And, lo and behold, we all have a name for the fragrant tree that brings us so much joy when it’s in blossom in June and July.  Hello, Linden.  So nice to know your name.

Comparative Literature for Kids

hr_Maleficent_42One of the at-home learning activities my kids have been most invested in and most enthusiastic about has been my kid-friendly version of comparative literature: taking one fairy tale and finding as many versions  of it as we can find.  This includes not only looking at different authors’ but also different illustrators’ takes on the standard tales.  Sometimes, we even discover clever retellings of the stories that draw attention to their absurdities.

My kids have loved this approach to fairy tales, and it offers so many points of departure for discussing the stories and how they are told.

  • Is there a reason why the bad guy is a bad guy?
  • Does the story give any motivation?
  • Are the good guys always good?
  • Do girls always have to be princesses?
  • Do boys always have to be the heroes?
  • How does the author change the original story?
  • How does that change the message?
  • Why are so many kids in stories orphans?
  • Why is the forest always scary?
  • Is the animal a helper or an enemy?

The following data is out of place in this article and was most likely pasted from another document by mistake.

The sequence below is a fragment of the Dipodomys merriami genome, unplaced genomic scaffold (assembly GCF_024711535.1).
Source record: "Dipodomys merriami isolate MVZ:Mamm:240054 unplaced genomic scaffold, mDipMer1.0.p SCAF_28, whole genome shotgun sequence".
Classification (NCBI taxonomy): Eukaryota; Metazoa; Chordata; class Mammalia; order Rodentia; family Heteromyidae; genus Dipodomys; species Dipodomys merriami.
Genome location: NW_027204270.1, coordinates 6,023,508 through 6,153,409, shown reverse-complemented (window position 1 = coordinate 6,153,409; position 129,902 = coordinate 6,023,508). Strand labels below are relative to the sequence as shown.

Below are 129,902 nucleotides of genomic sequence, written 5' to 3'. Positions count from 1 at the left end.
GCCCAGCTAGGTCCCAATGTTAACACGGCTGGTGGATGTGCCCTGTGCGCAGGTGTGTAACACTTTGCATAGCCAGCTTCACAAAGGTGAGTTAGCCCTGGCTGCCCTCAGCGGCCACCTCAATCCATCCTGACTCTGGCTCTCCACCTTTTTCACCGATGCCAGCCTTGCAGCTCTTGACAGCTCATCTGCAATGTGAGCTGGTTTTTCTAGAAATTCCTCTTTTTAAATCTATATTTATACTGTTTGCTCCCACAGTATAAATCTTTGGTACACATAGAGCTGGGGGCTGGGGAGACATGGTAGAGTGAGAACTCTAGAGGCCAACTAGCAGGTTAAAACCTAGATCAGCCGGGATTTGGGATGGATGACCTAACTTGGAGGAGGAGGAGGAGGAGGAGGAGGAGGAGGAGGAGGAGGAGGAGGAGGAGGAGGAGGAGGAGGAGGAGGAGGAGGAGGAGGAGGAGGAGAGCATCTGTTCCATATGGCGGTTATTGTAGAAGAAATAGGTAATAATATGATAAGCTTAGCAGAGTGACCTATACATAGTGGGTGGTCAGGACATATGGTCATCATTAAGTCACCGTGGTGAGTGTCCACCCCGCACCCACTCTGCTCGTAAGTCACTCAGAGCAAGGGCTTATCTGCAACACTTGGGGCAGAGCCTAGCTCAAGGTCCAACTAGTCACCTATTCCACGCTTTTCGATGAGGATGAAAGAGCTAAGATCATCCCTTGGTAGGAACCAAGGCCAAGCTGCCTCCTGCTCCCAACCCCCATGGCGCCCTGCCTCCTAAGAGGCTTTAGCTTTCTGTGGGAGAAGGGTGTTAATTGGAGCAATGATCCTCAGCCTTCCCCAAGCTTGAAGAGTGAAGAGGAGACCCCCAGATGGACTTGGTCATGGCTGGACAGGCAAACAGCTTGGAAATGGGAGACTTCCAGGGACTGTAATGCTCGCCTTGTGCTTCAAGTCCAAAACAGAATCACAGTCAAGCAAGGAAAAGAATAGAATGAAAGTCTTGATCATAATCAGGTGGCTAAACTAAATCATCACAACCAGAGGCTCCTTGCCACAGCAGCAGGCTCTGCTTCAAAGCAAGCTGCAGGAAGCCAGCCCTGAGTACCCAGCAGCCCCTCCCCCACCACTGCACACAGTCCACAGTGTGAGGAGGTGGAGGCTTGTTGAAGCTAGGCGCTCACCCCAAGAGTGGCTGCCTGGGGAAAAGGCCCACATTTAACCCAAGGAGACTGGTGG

• How would the story be different if an animal told it?
  • Which illustrations do you like best?  Why?
  • How would you change this story?
  • How would you illustrate it?

Including movies in this comp. lit mix gives you a lot more to talk about.  With Maleficent out now, it’s a great time to dig out “Sleeping Beauty” again, both the tales and Disney’s original animated movie.  I loved watching it with my kids and talking about what a difference it makes to tell the story from the antagonist’s point of view.  I loved how they reference Disney’s illustration of Maleficent with those magnificent cheekbones!  I loved how we finally get a motivation for a terribly two-dimensional Disney demon.  The movie gave us so much to talk about in terms of stock characters and how it’s so much more interesting when the story is not just about good vs. evil.

Here’s what has worked for me and my boys.

For kids up to age six, decide on a fairy tale, and go to the library and find as many different illustrated picture book versions as you can.  This worked wonderfully for us with boys of different ages, because each child will spot different things and be attracted to different aspects of the books.

fairy-tales-from-the-brothers-grimmFor kids from six to ten, go back to the original versions from the Brothers Grimm, Charles Perrault, Andrew Lang and Hans Christian Andersen.  Some of these are much more creepy and violent than their Disney incarnations!  Some you’ve never heard of.  Philip Pullman recently published his tellings of the stories of the Brothers Grimm, complete with information about the origin and adaptations of the stories and why some have lasted longer than others.